Have you every been asked that single question, “How likely are you to recommend us to a friend or colleague?” For almost all of us the answer is yes. You answer by choosing 1 for “not likely at all” or 10 for “very likely,” or some number in between if you aren’t that polarized by your experience. Well what do they do with that number? What system is it that asks this question? It’s the NPS system. And I’ll tell you exactly what’s done with that number.
The Net Promoter Score (NPS) system is a way to find out how many more of your clients are spreading good cheer about you than those that are spreading bad news about you. Of course you would hope that you have a higher percentage of people that like you and would recommend you than the percentage of people that tell others to avoid you like the plague. The NPS system categorizes each person that answers that question into one of three groups: detractors, passives, and promoters. As you might have guessed, a low score (typically 0-6) means you are a detractor. A middle score (typically 7-8) means you are a passive. Finally, a high score (typically 9-10) means you are a promoter. I don’t want to go too far down the NPS rabbit-hole, but after running a simple math equation the NPS system spits out a score, like a 20, for example. A score of 20 means that you have 20% more promoters than detractors. So a score above zero is of course desirable, but a high score is even better.
It is nice to know the percentage of net promoters you have, but what’s next? The NPS system doesn’t just stop there. Next you begin the never-ending quest to turn all of your detractors and yes, even your passives, into promoters as well. Why turn everyone into a promoter? It’s simple. It’ll be the best way to grow your revenue and grow your company. Here is why:
Higher Retention Rates – Detractors generally defect at higher rates than promoters. This means if you can turn a client into a promoter, they’ll stick around longer.
Higher Margins – Promoters are usually less price-sensitive than detractors because they believe they are getting good value overall from your company. Think about your average Apple fan: Do they care how much more money a MacBook costs than a Windows Laptop? No. They’ll gladly pay the high price.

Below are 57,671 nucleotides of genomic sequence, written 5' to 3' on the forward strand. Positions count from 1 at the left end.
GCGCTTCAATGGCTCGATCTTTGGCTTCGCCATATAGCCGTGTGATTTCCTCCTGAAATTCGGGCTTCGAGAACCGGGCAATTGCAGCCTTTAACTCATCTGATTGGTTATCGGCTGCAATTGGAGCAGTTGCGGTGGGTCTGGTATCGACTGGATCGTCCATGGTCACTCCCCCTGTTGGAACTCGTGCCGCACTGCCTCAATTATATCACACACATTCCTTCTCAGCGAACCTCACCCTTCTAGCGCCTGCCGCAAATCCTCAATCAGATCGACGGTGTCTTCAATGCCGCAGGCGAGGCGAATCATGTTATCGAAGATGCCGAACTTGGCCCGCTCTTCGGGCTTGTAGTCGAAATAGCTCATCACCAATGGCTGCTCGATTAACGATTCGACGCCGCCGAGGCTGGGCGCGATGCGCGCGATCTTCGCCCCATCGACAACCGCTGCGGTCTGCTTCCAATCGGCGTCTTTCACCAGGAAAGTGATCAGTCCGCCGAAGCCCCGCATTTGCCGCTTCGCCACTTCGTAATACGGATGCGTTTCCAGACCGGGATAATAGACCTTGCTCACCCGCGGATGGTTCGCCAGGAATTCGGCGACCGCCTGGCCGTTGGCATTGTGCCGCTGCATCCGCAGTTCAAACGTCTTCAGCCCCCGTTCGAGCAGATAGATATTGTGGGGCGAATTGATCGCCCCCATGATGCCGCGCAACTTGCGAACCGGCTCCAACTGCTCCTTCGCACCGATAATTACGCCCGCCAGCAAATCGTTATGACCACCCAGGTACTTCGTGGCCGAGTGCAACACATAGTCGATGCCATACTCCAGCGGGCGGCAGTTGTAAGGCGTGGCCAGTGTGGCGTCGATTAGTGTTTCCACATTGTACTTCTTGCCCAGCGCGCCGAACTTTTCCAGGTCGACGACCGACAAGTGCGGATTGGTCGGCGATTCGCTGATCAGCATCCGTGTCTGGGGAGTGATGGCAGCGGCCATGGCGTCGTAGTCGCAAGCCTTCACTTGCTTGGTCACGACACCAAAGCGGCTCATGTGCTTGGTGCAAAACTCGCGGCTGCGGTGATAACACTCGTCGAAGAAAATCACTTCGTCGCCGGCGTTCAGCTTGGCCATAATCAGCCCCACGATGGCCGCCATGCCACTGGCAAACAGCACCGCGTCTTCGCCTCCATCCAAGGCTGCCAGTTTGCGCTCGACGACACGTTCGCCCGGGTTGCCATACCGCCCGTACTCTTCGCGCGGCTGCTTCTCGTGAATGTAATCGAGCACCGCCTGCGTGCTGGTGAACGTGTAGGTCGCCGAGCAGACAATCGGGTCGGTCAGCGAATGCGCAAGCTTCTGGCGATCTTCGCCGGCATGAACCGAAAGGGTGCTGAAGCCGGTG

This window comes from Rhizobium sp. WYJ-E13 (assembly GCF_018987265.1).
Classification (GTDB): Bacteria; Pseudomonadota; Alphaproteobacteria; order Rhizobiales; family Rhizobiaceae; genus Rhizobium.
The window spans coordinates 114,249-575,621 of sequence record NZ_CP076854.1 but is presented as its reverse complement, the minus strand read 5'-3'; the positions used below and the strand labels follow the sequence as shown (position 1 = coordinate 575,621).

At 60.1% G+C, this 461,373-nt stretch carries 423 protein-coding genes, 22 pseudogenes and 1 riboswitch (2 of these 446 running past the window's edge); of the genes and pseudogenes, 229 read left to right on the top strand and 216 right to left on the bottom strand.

Higher Annual Spend – Promoters buy more, and more often than detractors do. Your same Apple fan doesn’t just own a MacBook, but has an iPhone, an iPad, and if it was possible they would have an iVacuum as well.
Greater Cost Efficiencies – Detractors complain more frequently and consume more service resources from your company. Promoters reduce customer acquisition cost by staying on longer and helping to generate other possible referrals.
Greater Word of Mouth – 80 to 90% of your referrals will come from your promoters. They are the cheapest marketing and sales teams because they are not on payroll, and they are the most effective. But you have to earn them.
The most compelling result is that in a given industry, the company that has the highest percentage of promoters will outgrow the other companies in the industry at least two times as fast. It is paramount to know your detractors and your passives, and to know why they aren’t promoters, and to do what needs to be done to convert them. It just so happens as well that they usually know a lot about what your company can and should do anyway to be better.
If you don’t have a system to track and understand your detractors and passives, check out the NPS system here. Ask your clients that simple question and close loop with them to find out why they scored you the way they did and then act on their feedback. This is the way to promote the detractors.